So very true, yet my heart still hurts for her. This is the stuff that connects us to the life cycle and makes us aware of just how precious the gift of life is.

 

 

Good night Guineas

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We have two adorable guinea pigs. The first is an albino escape artist we acquired by accident. Our relatively large garden was used for outside activities during an Earth Day Festival in 2015 held at the neighboring church.

A woman who owns a small farm brought a dozen guinea pigs and created a mini petting zoo that Saturday. Three or four days later, my husband was looking out the window and a little blur of white caught his eye among the lush green of the garden.

“We have a rat in the garden,” he erroneously concluded. Our garden is the pooping ground of local neighborhood cats and visible from the sky should a bird of prey be flying overhead. Yet one little guinea pig had somehow survived all by herself in our garden for three days.

When we informed the farmer of the little Houdini in our garden, she asked if we wanted to keep her.

Our first reaction was “no,” but my son, who had spent most of Earth Day petting these lovable little creatures, had other plans.

He turned into a regular little salesman, promising the world to us if we would only keep the guinea pig. We explained all of the responsibilities that come with owning a pet. My husband made it clear he would not be taking on any of said responsibilities. My son listened to all of it and then looked us in the eye, as he stated his vows of guinea ownership.

“I promise I will feed it, clean the cage, pet her daily and love her.”

We shook on it.

At first, he took his oath seriously. He fed her, helped with cleaning the cage, petted her regularly, named her.

Oitje (pronounced O-Chee) made it into school “share and tell” reports, was a recurring subject in the stream of digital photos and those first few months, he only needed to be reminded once in a while to feed her.

But guineas aren’t exactly the most ideal house pet for a kid. They don’t greet you at the door in a rush of excitement, like a dog, or beg you for attention. They don’t jump on your lap like a cat and chase their tales. That would be a tall order, considering guineas don’t have tails.

In other words, all of the attention is a bit one-sided. You have to reach into that cage as they cower at your outstretched hand and swoop them up. You have to conduct mini guinea pig therapy sessions to calm them down. Eventually, they purr like a cat, and they are cute and cuddly, but . . . .her life seemed a bit sad.

We went online to see if our guinea might be depressed. Research indicated that guinea pigs are social creatures and live  much longer, happier and healthier lives if they are in the company of other guineas.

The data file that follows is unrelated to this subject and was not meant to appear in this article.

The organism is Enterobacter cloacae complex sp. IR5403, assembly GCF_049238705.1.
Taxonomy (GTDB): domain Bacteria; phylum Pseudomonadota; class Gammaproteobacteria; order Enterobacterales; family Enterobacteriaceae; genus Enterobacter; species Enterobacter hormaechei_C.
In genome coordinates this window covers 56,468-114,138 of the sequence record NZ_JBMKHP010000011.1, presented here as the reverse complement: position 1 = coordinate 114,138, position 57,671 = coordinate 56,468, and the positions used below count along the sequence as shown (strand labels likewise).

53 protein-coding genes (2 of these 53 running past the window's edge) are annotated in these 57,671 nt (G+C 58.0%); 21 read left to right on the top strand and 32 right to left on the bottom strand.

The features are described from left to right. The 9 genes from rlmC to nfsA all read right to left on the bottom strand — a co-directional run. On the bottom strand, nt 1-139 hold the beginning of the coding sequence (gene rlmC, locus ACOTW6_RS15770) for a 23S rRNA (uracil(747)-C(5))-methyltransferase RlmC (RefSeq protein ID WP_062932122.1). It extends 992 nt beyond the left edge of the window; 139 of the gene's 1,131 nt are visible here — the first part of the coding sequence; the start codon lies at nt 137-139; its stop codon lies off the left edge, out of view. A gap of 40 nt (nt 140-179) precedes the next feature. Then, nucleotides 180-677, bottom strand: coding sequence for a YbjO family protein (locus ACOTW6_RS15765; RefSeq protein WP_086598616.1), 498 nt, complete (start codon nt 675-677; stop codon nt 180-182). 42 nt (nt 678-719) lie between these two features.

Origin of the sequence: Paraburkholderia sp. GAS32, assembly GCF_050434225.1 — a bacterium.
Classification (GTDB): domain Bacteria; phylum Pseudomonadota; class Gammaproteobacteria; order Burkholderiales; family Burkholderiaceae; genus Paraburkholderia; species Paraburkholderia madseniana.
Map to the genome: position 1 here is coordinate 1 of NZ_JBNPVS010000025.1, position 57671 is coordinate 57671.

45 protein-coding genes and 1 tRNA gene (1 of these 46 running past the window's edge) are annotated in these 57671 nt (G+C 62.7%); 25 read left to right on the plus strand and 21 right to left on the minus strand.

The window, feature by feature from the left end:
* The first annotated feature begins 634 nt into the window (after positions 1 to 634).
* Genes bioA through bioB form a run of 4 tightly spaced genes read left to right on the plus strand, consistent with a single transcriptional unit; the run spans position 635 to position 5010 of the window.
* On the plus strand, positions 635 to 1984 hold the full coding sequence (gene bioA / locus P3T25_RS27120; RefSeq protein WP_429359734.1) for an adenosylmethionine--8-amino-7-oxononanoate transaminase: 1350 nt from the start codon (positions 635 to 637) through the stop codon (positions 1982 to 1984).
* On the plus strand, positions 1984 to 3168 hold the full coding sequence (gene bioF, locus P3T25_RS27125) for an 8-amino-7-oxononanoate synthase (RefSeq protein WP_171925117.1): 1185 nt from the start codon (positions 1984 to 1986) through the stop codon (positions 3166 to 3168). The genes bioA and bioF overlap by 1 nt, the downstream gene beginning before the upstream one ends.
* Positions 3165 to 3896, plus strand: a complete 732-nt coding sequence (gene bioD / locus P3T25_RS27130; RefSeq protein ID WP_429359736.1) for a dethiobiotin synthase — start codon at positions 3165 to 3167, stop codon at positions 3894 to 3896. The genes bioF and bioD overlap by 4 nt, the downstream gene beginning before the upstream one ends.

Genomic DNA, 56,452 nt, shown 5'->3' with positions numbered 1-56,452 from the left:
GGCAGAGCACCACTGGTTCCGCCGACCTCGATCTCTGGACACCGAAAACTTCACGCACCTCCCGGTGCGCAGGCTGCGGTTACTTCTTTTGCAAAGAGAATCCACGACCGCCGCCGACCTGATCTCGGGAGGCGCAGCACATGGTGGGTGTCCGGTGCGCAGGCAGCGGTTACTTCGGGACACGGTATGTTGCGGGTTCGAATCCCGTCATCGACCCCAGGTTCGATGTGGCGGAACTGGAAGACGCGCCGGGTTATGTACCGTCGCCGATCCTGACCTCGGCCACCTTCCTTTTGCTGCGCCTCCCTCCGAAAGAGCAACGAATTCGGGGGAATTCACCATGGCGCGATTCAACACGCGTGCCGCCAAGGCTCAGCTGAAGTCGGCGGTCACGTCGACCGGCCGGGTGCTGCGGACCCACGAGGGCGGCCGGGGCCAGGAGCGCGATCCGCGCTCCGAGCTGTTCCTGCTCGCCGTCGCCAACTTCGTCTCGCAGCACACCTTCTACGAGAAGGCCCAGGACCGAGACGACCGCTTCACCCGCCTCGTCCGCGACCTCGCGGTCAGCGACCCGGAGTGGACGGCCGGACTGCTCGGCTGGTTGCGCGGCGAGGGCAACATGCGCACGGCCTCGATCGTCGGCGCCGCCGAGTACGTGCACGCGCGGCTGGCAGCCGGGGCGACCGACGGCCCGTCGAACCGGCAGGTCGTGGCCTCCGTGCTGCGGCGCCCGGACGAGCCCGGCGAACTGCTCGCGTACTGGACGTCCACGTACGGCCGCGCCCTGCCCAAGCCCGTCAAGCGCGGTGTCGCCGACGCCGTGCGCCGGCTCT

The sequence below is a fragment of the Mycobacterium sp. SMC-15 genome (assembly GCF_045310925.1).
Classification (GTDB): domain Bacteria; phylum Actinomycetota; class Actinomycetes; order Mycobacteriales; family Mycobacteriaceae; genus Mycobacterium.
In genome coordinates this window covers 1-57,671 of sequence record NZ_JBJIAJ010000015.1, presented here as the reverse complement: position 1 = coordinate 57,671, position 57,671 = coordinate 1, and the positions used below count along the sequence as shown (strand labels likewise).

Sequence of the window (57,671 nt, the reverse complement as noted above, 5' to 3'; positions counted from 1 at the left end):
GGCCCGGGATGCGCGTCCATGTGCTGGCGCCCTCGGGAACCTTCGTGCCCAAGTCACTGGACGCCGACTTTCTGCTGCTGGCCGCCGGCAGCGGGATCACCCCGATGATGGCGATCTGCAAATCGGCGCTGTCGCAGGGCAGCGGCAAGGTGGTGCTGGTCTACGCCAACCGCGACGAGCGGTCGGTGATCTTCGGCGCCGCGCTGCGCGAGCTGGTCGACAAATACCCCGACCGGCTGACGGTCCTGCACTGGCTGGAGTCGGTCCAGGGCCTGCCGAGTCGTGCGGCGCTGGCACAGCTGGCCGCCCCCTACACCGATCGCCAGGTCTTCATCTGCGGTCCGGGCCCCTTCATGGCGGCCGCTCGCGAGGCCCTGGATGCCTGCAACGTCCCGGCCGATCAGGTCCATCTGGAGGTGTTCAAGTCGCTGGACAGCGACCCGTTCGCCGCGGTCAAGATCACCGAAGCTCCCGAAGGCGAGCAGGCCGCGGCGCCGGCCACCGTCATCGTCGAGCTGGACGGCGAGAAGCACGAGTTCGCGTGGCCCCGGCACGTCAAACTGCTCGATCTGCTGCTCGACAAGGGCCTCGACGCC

A trip to the same farm resulted in guinea pig number two. In contrast to Oitje’s smooth, straight and white fur, and bulging red eyes, Coco was a black and tan with luscious wet black eyes you might encounter in a Disney movie. The pads of her feet even had a dark color.

Unlike Oitje, Coco was a nervous wreck. She didn’t like to be held nearly as much, would run like you were a hawk with talons if you even got near the cage. But she had her own winning qualities. Coco was a verbal little creature. She squeaked in the morning to remind you that she and her cage mate also needed a square meal to start off the day.

Two guineas meant investment in a larger cage, which dominated our tiny living room. It also meant twice the amount of pooping and peeing, more frequent cage cleaning, more food.

After the initial excitement wore off, I seemed to have inherited most of the responsibilities. I know the drill from my own childhood. You beg your parents for a pet, promise them the world. You get the pet and you are so excited! But as all the responsibilities set in, you realize these creatures require a lot more of your time then you had initially thought.

Wouldn’t it be better for them to be with a family who was more interested in them? This debate went on for a good six months. Finally, we came to a conclusion. Yes, Coco and Oitje deserved a more exciting life, with people who were willing to put in the time. And, we wanted that rectangle of prime living room real estate back!

We listed them in a Facebook for-sale group and within a few days, we had our first appointment.

Last night, a lovely young couple who had just purchased their first home came by our house to see them.

“We want an animal presence in our home,” the young man explained. Not a cat or a dog,  but a starter animal to go along with the starter home, I interpreted.

The young woman held each guinea pig and I saw instant love on her face that was so familiar. My son had looked at them that way when he first held them.

“Yes. We’d love to have them.”

While my husband packed up the food and bedding supplies, my son started explaining what they liked for breakfast, when they get their dry food, that they like their hay in the late afternoon.

We secretly watched through the window as the taxi came to pick up the young couple with cage, food, and two lovely guinea pigs packed in a perforated cardboard box for their trip to their new home.

“Good night guineas.”

This morning, when I was slicing apples for my son’s lunch, there was something missing. I didn’t hear that high pitched fluting of Coco: “Breakfast! Breakfast! Don’t forget about me!”

Tears streaked down my cheeks. My son came to me and asked what was wrong.

“No Coco whistling.”

He gave me a comforting hug and stood there with me in the new silence. There are far greater challenges over which to shed tears, but saying goodbye is never easy.

“They’ll be happy in their new home,” he consoled.

Wishing you a happy stage in your next journey little ones.